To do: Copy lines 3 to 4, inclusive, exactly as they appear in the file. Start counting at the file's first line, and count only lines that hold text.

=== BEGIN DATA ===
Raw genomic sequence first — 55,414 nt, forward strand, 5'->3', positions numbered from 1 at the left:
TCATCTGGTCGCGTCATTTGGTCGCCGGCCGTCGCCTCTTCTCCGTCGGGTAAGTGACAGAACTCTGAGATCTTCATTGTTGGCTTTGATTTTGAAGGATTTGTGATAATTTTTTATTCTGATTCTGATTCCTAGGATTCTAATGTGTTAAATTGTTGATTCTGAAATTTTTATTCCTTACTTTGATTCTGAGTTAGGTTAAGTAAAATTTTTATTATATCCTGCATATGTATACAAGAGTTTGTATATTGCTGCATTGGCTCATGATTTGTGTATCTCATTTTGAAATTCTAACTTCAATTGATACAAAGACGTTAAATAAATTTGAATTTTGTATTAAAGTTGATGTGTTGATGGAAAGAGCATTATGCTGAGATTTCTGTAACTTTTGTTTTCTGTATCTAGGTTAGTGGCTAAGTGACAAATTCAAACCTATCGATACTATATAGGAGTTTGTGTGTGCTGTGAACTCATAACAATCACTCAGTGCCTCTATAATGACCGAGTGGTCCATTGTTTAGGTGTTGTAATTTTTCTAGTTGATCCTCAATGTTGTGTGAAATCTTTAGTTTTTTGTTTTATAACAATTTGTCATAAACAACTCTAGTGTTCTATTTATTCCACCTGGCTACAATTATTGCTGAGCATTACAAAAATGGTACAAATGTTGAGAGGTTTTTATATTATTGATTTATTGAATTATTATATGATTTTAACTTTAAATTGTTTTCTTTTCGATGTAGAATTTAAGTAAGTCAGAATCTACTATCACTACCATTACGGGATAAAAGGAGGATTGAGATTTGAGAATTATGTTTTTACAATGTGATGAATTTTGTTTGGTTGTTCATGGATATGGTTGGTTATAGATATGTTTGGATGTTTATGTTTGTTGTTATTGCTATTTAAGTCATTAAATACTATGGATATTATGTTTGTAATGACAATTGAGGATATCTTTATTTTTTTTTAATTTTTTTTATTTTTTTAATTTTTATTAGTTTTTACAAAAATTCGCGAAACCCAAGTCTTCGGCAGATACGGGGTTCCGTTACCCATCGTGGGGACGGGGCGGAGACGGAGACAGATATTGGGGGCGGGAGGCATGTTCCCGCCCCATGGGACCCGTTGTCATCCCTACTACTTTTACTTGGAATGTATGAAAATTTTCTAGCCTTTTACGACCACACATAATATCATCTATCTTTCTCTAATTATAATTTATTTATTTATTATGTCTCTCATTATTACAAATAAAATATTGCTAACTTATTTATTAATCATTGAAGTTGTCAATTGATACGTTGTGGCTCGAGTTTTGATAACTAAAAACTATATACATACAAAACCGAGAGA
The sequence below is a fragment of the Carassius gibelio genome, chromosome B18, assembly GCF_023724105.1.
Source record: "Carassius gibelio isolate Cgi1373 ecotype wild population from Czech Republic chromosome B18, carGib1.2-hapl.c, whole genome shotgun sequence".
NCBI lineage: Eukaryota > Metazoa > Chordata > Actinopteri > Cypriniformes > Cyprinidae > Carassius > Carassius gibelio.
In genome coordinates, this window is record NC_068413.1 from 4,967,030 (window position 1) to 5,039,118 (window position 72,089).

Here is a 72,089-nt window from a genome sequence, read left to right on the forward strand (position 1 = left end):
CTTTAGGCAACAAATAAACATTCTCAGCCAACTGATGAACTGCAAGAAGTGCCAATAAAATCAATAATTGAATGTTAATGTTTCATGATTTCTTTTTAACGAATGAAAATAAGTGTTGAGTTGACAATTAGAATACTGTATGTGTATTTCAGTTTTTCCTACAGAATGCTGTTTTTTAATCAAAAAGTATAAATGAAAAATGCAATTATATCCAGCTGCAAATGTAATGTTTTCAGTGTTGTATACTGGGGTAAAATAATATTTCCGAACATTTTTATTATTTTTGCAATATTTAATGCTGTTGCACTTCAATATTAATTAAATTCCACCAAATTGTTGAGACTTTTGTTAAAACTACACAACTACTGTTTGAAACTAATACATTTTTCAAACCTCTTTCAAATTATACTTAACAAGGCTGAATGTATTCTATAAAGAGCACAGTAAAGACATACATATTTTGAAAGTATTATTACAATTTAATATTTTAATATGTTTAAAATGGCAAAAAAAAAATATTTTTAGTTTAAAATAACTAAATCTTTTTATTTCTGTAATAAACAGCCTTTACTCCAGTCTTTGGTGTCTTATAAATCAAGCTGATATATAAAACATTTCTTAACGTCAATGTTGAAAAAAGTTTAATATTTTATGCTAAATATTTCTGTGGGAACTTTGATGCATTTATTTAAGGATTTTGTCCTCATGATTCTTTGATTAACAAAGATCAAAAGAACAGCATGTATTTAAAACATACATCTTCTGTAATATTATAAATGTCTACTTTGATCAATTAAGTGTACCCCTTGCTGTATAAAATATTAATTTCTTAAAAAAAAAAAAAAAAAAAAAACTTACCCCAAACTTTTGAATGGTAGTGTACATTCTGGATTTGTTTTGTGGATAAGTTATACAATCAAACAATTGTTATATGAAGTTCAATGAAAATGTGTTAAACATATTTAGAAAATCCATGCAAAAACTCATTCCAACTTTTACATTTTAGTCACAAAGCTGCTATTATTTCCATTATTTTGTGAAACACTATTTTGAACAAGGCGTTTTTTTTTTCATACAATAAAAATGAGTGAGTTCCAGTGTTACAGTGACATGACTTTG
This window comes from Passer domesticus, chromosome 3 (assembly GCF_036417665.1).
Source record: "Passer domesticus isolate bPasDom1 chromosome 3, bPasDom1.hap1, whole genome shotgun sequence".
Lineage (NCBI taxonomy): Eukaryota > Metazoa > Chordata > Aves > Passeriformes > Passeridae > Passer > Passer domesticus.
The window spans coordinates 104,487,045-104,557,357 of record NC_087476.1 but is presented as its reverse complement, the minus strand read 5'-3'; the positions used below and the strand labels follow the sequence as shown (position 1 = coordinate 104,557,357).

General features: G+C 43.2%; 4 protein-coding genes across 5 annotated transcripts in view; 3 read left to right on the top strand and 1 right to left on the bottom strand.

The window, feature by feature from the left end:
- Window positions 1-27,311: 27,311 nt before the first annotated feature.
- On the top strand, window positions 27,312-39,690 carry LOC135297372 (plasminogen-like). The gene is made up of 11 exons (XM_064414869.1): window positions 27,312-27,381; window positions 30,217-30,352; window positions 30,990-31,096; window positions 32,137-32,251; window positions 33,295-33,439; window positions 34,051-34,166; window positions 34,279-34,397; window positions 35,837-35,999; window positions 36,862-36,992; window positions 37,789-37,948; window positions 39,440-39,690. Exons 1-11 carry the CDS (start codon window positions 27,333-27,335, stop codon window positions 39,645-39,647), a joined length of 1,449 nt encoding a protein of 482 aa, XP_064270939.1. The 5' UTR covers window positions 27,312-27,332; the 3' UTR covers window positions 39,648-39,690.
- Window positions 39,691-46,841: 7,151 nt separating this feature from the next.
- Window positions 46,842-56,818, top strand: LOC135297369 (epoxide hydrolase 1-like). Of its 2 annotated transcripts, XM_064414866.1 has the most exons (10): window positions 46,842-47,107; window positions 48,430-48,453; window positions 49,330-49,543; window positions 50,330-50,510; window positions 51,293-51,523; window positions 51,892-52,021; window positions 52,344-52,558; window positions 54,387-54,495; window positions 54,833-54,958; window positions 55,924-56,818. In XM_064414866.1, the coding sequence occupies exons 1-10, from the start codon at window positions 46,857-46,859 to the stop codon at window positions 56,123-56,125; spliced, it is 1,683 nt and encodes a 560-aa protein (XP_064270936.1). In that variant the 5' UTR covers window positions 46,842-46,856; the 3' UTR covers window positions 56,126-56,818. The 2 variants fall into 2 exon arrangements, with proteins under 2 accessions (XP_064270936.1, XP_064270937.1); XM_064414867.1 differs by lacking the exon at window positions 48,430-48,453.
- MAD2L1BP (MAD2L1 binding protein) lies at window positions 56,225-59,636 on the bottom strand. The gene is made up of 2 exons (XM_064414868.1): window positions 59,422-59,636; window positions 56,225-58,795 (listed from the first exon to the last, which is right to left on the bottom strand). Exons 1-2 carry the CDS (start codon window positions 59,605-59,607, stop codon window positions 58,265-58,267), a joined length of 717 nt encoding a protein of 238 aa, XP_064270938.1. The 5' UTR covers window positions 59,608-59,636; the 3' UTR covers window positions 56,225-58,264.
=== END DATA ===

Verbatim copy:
The sequence below is a fragment of the Carassius gibelio genome, chromosome B18, assembly GCF_023724105.1.
Source record: "Carassius gibelio isolate Cgi1373 ecotype wild population from Czech Republic chromosome B18, carGib1.2-hapl.c, whole genome shotgun sequence".